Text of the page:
Indirect spinocerebellar tracts: The spinotectal tract (see also p. 2) is a small crossed tract, a supplementary pain pathway that is thought to arise in dorsal horn cells in the spinal cord and ascends closely associated with the lateral spinothalamic tract. It terminates in the superior col-liculus, where its information is integrated with visual inputs to the colliculus. The tract is believed to carry pain afferents to the tectum, which is concerned with reflex head movements in response to pain. The spino-olivary tract is a small, crossed tract, which carries tactile information to the inferior olivary nucleus, a folded gray mass in the medulla oblongata. The inferior olivary nucleus integrates sensory information and projects this to the cerebellum via the inferior cerebellar peduncle. The tract may be involved in motor learning processes in the cerebellum, and modifies olivary discharges during motor movement when, for example, the organism encounters unexpected physical obstacles during movement in darkness. The spinoreticular tract is a phylogeneti-cally ancient polysynaptic pathway that ascends bilaterally to the brain stem reticular formation, from where fibers ascend to the cerebellum via the inferior peduncles. The tract is believed to mediate arousal.

The trigeminothalamic tract carries somatosensory information from the head region. The trigeminal system is dealt with more fully on p. 222.

Greenstein, Color Atlas of Neuroscience © 2000 Thieme

Spinoreticular Tract

lateral spinothalamic tract pain, temperature lateral spinothalamic tract pain, temperature medial spinothalamic tract touch medial spinothalamic tract touch gracile funiculus cuneate funiculus Lissauer's tract dorsal spinocerebellar tract rostral spinocerebellar tract ventral spinocerebellar tract lateral spinothalamic tract spinotectal tract medial spinothalamic tract

Jeg _trunk arm _neck ascending pathways at the upper cervical level spinotectal tract spino-olivary tract spinoreticular tract trigeminothalamic tract superior colliculus inferior olivary nucleus reticular formation thalamus pain motor

^ somatosensory other ascending pathways

Nociception I: Pain Pathways and Components

Pain can be defined as an unpleasant emotional and sensory experience, which may be associated with actual or potential tissue damage. There are thus two main components: the motivational-affective (emotional) component, and the sensory-discriminative component. Also, noci-ception and pain are not necessarily the same. Nociception is the awareness of the stimulation of nociceptors by a noxious stimulus. The information is relayed via primary afferents to the spinal cord and hence to the brain where the location, onset, intensity, and duration of the stimulus are appreciated. Pain is the subjective response of the individual to the nociceptive input to the brain, and it may be totally unrelated to the actual physical parameters of intensity and duration of the stimulus. The pain experienced may be determined by several emotional and cognitive factors, including anxiety, anticipation, past experience, and sociocultural influences. This is the motivational-affective component that overlies the sensory-discriminative (nociceptive) component.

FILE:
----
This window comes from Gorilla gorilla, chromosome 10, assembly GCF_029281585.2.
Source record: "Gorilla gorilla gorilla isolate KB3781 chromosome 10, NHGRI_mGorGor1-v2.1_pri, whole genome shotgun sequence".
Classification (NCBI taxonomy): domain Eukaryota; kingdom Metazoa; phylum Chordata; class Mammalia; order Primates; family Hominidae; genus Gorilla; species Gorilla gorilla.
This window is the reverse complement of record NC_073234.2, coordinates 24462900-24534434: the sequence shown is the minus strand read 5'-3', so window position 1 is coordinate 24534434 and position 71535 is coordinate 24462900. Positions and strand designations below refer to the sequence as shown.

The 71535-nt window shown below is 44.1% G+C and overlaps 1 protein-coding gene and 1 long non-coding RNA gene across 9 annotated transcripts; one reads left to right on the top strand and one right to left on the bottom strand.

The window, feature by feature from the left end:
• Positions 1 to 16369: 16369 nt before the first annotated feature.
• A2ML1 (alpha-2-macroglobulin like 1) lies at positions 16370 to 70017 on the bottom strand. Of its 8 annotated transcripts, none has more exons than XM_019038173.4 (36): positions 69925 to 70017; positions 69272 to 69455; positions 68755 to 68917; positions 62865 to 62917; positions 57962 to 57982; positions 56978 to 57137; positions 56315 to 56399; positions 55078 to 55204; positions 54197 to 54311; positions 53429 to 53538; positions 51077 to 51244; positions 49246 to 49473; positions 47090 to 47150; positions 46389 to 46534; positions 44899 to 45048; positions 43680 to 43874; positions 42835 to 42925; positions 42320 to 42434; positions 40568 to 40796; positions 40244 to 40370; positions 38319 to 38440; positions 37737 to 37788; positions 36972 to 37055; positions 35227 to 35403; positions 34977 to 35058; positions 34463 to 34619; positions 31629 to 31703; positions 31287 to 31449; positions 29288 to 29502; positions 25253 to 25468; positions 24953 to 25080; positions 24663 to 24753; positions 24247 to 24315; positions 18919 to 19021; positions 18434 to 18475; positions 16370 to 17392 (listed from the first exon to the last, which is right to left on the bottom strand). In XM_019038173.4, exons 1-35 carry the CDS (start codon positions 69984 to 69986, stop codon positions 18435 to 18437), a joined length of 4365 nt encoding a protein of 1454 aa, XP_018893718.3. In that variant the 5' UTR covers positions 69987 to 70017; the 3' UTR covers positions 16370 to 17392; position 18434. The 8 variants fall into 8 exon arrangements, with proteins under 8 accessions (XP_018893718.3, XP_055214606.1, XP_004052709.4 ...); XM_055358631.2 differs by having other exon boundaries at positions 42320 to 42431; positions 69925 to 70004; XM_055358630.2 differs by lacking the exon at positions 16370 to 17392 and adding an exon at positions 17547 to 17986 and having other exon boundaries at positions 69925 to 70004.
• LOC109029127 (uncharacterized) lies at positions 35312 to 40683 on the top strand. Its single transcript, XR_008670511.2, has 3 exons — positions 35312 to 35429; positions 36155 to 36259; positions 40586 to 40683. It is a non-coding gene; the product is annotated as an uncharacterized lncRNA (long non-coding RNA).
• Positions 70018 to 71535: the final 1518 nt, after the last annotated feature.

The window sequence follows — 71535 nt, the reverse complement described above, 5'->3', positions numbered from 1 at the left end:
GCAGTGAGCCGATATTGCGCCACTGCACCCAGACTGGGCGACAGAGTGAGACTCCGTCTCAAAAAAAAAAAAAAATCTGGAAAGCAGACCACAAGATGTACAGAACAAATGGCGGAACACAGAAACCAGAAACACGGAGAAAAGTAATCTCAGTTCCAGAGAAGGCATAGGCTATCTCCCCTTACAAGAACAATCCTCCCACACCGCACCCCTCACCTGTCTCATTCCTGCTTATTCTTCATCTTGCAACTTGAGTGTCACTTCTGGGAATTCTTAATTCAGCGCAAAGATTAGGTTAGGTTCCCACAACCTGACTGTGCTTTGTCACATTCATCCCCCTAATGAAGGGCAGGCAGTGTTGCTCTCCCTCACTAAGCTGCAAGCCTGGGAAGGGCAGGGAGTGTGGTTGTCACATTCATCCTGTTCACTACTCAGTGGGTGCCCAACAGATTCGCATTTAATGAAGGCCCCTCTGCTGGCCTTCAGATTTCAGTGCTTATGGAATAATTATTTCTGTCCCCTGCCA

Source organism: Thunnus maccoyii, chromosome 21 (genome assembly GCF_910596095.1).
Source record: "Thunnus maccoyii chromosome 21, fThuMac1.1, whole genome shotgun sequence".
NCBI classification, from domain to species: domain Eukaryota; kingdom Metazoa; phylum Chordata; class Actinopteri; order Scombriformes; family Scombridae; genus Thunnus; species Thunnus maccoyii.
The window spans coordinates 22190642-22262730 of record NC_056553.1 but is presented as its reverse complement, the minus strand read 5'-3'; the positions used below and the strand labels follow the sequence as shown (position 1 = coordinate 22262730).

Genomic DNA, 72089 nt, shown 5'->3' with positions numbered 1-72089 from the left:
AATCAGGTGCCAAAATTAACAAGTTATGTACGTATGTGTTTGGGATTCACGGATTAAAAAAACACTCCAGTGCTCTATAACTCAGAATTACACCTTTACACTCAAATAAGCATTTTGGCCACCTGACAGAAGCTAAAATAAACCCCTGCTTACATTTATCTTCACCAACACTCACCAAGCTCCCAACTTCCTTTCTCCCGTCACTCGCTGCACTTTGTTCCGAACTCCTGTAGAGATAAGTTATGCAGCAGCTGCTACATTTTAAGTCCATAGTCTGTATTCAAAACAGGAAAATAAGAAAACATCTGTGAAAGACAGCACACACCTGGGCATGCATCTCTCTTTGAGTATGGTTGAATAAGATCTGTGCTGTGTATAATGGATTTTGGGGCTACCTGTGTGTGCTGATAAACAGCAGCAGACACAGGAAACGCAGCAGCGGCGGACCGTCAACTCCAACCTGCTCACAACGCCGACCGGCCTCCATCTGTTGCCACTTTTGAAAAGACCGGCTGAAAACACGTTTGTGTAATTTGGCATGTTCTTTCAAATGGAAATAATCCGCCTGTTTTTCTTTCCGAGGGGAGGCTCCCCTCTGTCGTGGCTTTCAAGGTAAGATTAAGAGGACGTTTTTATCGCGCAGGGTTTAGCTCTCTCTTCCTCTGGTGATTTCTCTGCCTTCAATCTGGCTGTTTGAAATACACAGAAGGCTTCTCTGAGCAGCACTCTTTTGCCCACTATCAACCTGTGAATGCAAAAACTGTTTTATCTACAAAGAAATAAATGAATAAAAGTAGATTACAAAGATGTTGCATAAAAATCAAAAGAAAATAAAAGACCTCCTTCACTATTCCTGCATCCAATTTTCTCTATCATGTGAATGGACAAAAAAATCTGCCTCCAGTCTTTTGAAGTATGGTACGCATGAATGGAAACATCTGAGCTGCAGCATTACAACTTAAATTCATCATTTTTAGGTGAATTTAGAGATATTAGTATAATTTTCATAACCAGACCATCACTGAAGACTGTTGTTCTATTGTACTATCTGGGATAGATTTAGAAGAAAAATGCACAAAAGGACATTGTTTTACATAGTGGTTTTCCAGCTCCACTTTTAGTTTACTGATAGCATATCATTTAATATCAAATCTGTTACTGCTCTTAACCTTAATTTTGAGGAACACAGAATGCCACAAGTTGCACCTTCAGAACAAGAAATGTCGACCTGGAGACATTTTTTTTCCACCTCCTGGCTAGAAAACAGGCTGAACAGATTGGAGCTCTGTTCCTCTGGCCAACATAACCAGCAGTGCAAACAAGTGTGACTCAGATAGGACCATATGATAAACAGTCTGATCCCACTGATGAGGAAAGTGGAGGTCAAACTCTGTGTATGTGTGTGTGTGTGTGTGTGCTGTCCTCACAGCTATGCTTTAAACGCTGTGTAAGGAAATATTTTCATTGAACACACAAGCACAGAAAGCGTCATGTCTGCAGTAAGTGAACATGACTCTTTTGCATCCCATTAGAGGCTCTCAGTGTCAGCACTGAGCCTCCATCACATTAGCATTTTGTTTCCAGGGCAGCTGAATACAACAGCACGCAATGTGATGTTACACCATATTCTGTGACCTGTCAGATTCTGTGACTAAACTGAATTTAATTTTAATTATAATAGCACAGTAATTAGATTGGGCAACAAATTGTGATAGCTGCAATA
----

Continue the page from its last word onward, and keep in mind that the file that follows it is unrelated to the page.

Two types of input serve the sensory-discriminative component. We may experience a sharp, highly localized pricking or first pain, and a more prolonged, slower or burning (second) pain. Pricking pain is thought to be carried by AS fibers, and burning pain by C fibers. Both inputs terminate principally in laminae I, II, and III of the dorsal horn in the spinal cord, where most, if not all, of the nociceptive inputs from the periphery terminate. Other laminae, for example V and VIII, also appear to be involved in the control of pain transmission.

The control of pain transmission and perception is poorly understood, but we know that there are powerful descending pathways from the brain to the laminae that control the type and degree of noci-ceptive transmission up to the brain,

Greenstein, Color Atlas of Neuroscience © 2000 Thieme where it is ultimately appreciated. Knowledge of these mechanisms is important for pharmacological and surgical control of pain in patients.

The brain areas known to be concerned in pain control are the prefrontal cortex, the somatosensory cortex, the peri-ventricular nucleus in the hypothalamus, the periaqueductal gray matter in the midbrain (PAG), the nucleus raphe magnus in the reticular formation of the medulla, and the pars caudalis of the trigeminal nucleus (see also p. 222). It is known, for example, that stimulation of the PAG in conscious rats induces analgesia and abolishes surgical pain. Patients with chronic severe pain have been helped to some extent by stimulation of the PAG. The main pathway for pain control by the PAG appears to be to the raphe nucleus magnus and other nearby nuclei in the reticular formation. Important fibers descend from these nuclei down the spinal column in the dorsal part of the lateral funiculus. If these fibers are cut, then stimulation of the PAG no longer produces analgesia. The limbic system and neocorti-cal regions appear to be involved in the emotional and cognitive responses to pain and the anticipation of pain, but very little is known of the pathways and mechanisms involved.

definition of pain: subjective response to nociceptive input to brain definition of nociception: awareness of the stimulation of nociceptors by a noxious stimulus components of pain

_ motivational-affective (emotional)

- sensory-discriminative nociceptive input

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  • kiros
    Where is the lumbar vertebrae located front view?
    8 years ago
  • hiwet
    What is "one dermatome"?
    8 years ago
    Where is the cauda equina diagram?
    8 years ago
  • tytti
    Where are primary dermatomes?
    8 years ago
  • lupe
    What dermatome is cerebellum?
    6 years ago